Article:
JUST before 6.30pm on a jittery June evening, in the dying throes of a thrilling third day, Middlesex’s James Harris charged in to bowl to Yorkshire’s Glenn Maxwell.
The ball was pitched on a good length and Maxwell dismissively dispatched it high over long-on towards the Rugby Stand for six.
Yorkshire had won a captivating contest by four wickets, just moments after taking the extra half-hour.
Needing to get 213 in a low-scoring game, they showed the character of champions to go second, 11 points behind leaders Durham with a match in hand.
In scoring an undefeated 23, Maxwell played his highest innings for the club to date.
That is not saying much, considering his previous scores were 20, 0, 2, 8, 18 and 0, but the Australian will not produce a more significant contribution than he managed here.
When Maxwell came to the crease, Yorkshire were 169-5 having just lost Jack Leaning, and the outcome of the game was back in the balance.
But the man nicknamed ‘The Big Show’ played to his natural attacking strengths, scoring three fours to go with the six that settled proceedings in a 27-ball stay.
That Maxwell was able to apply the coup de grace to a win that left Yorkshire with the only unbeaten record in the division was down to some equally significant contributions from his team-mates.
Adam Lyth top-scored with 67, made from 131 balls with 11 fours, the left-hander maintaining the good form that had seen him score his maiden Test hundred at Headingley 10 days earlier.
Andrew Gale, who has struggled in the Championship of late, played a captain’s hand of 37, surviving for over an hour and a half as Middlesex probed away in anything but straightforward batting conditions.
Gary Ballance chipped in with 29, Leaning with a handy 25, and Will Rhodes with a resilient 10 not out, the young all-rounder adding an unbeaten 26 with Maxwell at the climax.
Earlier, Rhodes played a key role with the ball to help keep the chase to a manageable level. He captured the last three wickets as Middlesex lost 4-23 at the end of their second innings, a mini-collapse that ultimately cost them dear.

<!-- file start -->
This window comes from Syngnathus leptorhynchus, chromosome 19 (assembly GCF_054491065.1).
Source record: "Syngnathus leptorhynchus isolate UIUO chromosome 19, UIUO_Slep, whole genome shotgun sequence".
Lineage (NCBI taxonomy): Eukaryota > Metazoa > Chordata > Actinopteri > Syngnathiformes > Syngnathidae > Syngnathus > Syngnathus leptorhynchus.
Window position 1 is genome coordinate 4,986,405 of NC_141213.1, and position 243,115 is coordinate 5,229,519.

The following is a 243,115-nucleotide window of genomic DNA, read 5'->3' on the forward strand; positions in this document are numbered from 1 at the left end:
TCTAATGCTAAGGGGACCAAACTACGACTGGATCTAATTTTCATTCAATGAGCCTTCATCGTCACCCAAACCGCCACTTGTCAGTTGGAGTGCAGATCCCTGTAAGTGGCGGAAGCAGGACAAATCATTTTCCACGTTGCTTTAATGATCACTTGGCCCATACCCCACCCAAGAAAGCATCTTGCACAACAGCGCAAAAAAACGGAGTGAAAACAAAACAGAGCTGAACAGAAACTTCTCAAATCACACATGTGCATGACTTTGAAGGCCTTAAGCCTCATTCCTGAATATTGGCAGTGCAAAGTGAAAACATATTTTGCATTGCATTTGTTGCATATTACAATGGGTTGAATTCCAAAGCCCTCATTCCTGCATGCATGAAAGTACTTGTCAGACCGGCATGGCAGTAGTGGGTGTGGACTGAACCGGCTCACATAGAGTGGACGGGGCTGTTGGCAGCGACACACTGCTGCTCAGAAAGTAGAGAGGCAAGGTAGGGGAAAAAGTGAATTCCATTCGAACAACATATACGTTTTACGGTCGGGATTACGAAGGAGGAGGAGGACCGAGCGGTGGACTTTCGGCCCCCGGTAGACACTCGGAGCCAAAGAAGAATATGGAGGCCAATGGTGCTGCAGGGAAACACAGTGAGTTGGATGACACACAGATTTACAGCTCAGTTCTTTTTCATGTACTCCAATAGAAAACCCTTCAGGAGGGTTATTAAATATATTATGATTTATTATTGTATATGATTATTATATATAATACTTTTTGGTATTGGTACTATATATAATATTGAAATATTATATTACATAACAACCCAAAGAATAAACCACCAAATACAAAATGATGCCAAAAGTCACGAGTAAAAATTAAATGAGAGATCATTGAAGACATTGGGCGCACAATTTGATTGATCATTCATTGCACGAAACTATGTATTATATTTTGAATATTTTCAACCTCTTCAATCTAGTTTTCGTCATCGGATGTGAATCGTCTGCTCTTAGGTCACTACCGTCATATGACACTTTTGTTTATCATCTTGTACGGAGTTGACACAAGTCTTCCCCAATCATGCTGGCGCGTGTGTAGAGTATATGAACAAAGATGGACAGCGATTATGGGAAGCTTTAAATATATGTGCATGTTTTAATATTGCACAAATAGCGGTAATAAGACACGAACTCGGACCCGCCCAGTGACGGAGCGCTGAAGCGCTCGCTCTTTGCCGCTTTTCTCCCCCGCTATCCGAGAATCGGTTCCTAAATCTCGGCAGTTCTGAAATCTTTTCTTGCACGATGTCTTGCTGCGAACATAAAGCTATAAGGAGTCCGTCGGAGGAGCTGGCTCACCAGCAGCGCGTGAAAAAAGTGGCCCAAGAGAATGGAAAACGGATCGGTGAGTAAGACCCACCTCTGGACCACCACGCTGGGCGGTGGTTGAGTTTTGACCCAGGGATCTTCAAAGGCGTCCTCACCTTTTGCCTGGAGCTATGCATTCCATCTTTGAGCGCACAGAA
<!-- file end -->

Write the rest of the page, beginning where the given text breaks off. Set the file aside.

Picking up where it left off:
Rhodes had Harris lbw, Toby Roland-Jones brilliantly held by Ballance diving to his left in the covers, and then bowled Tim Murtagh.
After being drafted in as a late replacement for Ryan Sidebottom (calf), Rhodes stepped up at significant times.
Middlesex were arguably slightly ahead at the start of the day, resuming on 127-4, a lead of 110, but it was really too close to call.
Yorkshire were in need of breakthroughs, however, and one arrived from the sixth ball of the morning when Lyth had Dawid Malan caught at slip by Tim Bresnan, ending a stand of 58 with James Franklin in a move that repaid Gale’s bold decision to start with his part-time spinner.
When John Simpson played on to Bresnan, Middlesex were 159-6 and the lead was just 142.
But Franklin and Ollie Rayner frustrated Yorkshire in a seventh-wicket stand that realised 47 in 16 overs, one that should have inspired a lead of 250-plus.
It needed the introduction of Steve Patterson to break the partnership, which triggered that mini-collapse at the end, the pace bowler having Rayner caught at short cover by Ballance.
As usual, Patterson blocked things up as expertly as a line of police cars across a motorway junction. He conceded only 33 runs in his 23 overs, Franklin – who finished unbeaten on 55 in an innings that lasted over three hours – drying up against him as surely as a stand-up comedian who has run out of jokes.
Yorkshire’s chase started straight after lunch, openers Lyth and Alex Lees accumulating sensibly and showing good awareness of the location of their off stump. But after lasting 56 minutes, Lees fell with the total on 27 in the 15th over, lbw to Franklin’s first ball.
Lyth and Ballance took Yorkshire to tea on 91-1, with both players strong through the cover region. But Ballance went shortly after the break, comprehensively stumped by Simpson after walking down the wicket to Rayner’s off-spin.
Lyth reached fifty from 108 balls with nine fours but was third out with the score on 129, caught behind off Rayner.
When first innings centurion Jonny Bairstow – three balls after being badly dropped by Franklin at first slip off Roland-Jones – was held by Rayner at second slip off the same bowler, Yorkshire were 132-4 and the visitors were back in the hunt.
It required a stunning catch in the same second slip position by Rayner to remove Leaning off Harris, before Gale was bowled advancing at Murtagh.
But Maxwell and Rhodes saw their side home in what had the feel of an important win.